On Madison County’s coonrod competition

Madison County historian Charlotte Bond explains the origin of the “Coonrod” area of Madison County GA.

“Coonrod, Norcross and Shiloh. These are the names that identified the same little community at the crossroads of Jones Chapel-Shiloh road, Hwy. 174 and the Fort Lamar Road…”

“Coonrod was the more popular name back in the 1920s and ‘30s and old timers still love to call it that. The name always invokes questions about the origin of the name by new comers. They seldom, if ever, get an answer. It took nearly 50 years for me to get the answer. I don’t know the exact year the name originated, but I do know how it came about.”

“There was a rather large country store on the corner of present day Hwy 174 and Jones Chapel-Shiloh road, where our Fire Department now stands. It was owned by John Chapel Tyner and Thomas W. Dean. It operated prior to the Civil War. They had order forms bearing the name Dean & Tyner. One of these was carried by a young soldier, probably as writing paper, into battle and afterwards he wrote a poem on the paper about his fallen comrade and friend.”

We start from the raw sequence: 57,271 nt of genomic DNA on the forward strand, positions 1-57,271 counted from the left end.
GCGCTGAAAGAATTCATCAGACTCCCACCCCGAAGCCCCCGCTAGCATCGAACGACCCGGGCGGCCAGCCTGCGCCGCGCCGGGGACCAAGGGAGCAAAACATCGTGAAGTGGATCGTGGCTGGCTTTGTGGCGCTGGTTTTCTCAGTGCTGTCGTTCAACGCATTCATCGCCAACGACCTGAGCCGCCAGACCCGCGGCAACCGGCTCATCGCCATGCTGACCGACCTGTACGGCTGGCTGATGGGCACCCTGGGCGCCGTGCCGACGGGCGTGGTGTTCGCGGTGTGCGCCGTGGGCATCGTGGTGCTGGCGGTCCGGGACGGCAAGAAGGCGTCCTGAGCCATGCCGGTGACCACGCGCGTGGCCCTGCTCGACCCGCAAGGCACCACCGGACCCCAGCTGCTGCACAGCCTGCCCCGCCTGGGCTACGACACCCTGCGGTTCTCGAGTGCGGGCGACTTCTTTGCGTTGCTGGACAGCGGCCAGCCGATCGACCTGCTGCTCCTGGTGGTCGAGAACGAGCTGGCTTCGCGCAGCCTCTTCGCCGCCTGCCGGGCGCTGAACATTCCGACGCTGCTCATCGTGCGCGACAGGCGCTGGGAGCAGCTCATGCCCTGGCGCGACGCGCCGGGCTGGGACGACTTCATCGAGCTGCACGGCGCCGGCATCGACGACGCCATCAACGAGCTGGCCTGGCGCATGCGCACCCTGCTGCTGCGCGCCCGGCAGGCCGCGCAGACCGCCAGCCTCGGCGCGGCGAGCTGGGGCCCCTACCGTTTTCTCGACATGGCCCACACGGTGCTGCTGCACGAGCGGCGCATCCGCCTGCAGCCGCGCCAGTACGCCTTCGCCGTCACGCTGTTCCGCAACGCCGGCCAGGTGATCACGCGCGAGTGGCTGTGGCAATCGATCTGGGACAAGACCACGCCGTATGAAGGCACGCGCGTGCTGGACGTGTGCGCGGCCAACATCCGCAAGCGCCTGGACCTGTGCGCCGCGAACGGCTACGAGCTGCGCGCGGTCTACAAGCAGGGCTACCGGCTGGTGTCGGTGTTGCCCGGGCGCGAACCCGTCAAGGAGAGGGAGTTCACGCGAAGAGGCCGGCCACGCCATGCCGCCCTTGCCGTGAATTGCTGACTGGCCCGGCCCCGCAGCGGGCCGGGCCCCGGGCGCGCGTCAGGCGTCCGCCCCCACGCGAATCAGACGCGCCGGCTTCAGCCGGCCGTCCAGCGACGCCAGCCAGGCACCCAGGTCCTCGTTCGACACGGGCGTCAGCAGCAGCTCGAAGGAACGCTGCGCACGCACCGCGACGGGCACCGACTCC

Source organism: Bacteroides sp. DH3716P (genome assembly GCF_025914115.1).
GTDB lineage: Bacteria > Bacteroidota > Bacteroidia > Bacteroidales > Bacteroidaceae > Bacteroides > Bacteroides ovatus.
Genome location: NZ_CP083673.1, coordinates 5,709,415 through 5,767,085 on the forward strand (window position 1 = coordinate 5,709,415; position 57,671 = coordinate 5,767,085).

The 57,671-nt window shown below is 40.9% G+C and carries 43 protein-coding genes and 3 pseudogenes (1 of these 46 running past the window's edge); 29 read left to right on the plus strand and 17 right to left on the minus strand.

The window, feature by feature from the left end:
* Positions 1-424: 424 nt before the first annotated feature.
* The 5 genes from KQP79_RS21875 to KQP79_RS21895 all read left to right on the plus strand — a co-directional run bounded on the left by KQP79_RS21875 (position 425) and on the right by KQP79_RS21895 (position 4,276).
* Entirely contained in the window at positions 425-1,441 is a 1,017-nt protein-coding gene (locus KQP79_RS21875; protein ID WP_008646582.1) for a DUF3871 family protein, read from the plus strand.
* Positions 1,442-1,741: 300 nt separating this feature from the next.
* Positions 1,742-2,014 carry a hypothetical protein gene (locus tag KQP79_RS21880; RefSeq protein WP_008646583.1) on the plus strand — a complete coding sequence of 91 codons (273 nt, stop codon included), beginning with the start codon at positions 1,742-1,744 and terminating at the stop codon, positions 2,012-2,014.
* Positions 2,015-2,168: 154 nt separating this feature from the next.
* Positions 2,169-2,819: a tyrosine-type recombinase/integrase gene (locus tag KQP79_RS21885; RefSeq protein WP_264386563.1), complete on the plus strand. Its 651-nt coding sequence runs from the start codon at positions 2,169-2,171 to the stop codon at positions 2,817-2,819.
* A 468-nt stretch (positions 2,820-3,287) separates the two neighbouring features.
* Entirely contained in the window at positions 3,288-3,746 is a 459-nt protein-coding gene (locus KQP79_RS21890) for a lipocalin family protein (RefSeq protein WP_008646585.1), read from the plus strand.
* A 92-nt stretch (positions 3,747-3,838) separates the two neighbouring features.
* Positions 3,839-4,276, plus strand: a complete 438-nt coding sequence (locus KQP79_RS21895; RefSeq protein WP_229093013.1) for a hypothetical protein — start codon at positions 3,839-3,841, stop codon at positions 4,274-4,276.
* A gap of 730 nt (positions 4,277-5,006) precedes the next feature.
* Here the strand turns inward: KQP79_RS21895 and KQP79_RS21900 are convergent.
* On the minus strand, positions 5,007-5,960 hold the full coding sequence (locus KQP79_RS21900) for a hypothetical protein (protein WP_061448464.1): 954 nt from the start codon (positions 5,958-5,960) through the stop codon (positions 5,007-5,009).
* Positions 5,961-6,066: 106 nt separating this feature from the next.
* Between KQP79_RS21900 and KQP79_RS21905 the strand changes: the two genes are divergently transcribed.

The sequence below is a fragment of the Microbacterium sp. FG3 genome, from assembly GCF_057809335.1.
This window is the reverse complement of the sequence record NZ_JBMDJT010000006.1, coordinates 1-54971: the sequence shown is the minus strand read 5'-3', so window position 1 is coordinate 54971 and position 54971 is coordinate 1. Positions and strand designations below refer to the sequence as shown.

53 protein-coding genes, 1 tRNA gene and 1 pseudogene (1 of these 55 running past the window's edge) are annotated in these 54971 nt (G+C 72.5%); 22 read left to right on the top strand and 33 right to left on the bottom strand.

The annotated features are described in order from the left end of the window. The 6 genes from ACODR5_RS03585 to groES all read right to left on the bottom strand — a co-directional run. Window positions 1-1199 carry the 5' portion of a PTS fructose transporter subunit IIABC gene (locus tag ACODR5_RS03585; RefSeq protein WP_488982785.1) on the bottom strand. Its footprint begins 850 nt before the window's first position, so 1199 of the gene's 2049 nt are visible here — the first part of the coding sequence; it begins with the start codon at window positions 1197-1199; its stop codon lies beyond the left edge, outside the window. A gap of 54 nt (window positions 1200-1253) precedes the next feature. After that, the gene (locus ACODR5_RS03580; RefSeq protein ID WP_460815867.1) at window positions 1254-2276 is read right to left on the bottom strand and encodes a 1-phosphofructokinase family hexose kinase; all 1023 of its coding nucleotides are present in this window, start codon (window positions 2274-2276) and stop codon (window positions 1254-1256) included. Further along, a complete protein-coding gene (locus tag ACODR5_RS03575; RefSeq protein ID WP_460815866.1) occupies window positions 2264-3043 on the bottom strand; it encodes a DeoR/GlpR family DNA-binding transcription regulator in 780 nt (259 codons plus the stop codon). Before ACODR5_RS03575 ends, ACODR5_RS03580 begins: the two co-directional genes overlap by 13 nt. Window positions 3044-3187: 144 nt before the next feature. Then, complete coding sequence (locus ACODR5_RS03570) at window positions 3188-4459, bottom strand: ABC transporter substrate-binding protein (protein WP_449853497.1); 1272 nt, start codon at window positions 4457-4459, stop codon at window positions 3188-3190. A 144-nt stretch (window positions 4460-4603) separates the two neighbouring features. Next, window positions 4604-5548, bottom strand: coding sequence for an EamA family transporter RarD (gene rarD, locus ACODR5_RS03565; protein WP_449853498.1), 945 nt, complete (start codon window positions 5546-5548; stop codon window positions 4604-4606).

“The store became a gathering place for the whole community, but especially the men. They sat around, chewed their tobacco, played checkers, a game of cards and discussed world affairs, i.e., the local gossip. Most of the men were hunters; fox, rabbit, squirrel, dove, opossum and raccoons. They were competitive when it came to their dogs. “My dog can tree a coon quicker than yourn!” The competition spilled over into story telling and the size of their last catch. The competition ran its gamut though, when they started keeping a chart at the store for the one who brought in the longest rod a raccoon.”

“Now if you’re shy or easily embarrassed, don’t read the rest of this story. OK, I warned you!”

“The “rod’’ of the raccoon was his male appendage. It had a small bone that ranged from 2 and a half to 3 inches long with a curved hook on the end. These were measured and the results posted on the chart. I imagine the prize for such a feat was the prestige it brought.”

“Now, if you think these men were a little strange, just hang on! They had a specific use for these little “Coon-rods”. They used them for toothpicks. You can let go now and catch your breath! They were called Arkansas tooth-picks. Why the name? I don’t know. I’m told they made a great tooth-pick because of the curved end that would reach to the back of the tooth.”

“Well, all I can say is, truth is stranger than fiction.”
By Charlotte Bond


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